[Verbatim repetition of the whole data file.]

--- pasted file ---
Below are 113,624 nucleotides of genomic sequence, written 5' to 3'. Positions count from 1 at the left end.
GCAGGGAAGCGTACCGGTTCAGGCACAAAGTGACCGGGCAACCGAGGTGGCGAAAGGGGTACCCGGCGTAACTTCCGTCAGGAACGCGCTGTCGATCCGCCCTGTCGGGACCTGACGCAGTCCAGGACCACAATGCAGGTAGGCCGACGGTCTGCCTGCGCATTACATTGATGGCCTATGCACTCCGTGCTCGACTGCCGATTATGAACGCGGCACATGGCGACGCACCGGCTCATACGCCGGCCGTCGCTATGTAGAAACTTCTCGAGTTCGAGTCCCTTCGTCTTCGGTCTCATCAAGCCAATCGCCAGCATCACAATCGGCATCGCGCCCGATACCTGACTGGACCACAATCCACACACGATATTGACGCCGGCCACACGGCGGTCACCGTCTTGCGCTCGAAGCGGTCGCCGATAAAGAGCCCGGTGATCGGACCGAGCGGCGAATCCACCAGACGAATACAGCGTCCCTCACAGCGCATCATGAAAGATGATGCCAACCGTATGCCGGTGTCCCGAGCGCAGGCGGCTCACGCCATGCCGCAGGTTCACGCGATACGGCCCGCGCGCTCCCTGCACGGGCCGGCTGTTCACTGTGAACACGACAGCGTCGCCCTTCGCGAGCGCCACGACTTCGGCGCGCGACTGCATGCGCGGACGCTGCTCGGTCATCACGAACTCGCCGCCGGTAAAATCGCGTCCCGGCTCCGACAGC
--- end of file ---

Below are 113,624 nucleotides of genomic sequence, written 5' to 3'. Positions count from 1 at the left end.
GCAGGGAAGCGTACCGGTTCAGGCACAAAGTGACCGGGCAACCGAGGTGGCGAAAGGGGTACCCGGCGTAACTTCCGTCAGGAACGCGCTGTCGATCCGCCCTGTCGGGACCTGACGCAGTCCAGGACCACAATGCAGGTAGGCCGACGGTCTGCCTGCGCATTACATTGATGGCCTATGCACTCCGTGCTCGACTGCCGATTATGAACGCGGCACATGGCGACGCACCGGCTCATACGCCGGCCGTCGCTATGTAGAAACTTCTCGAGTTCGAGTCCCTTCGTCTTCGGTCTCATCAAGCCAATCGCCAGCATCACAATCGGCATCGCGCCCGATACCTGACTGGACCACAATCCACACACGATATTGACGCCGGCCACACGGCGGTCACCGTCTTGCGCTCGAAGCGGTCGCCGATAAAGAGCCCGGTGATCGGACCGAGCGGCGAATCCACCAGACGAATACAGCGTCCCTCACAGCGCATCATGAAAGATGATGCCAACCGTATGCCGGTGTCCCGAGCGCAGGCGGCTCACGCCATGCCGCAGGTTCACGCGATACGGCCCGCGCGCTCCCTGCACGGGCCGGCTGTTCACTGTGAACACGACAGCGTCGCCCTTCGCGAGCGCCACGACTTCGGCGCGCGACTGCATGCGCGGACGCTGCTCGGTCATCACGAACTCGCCGCCGGTAAAATCGCGTCCCGGCTCCGACAGC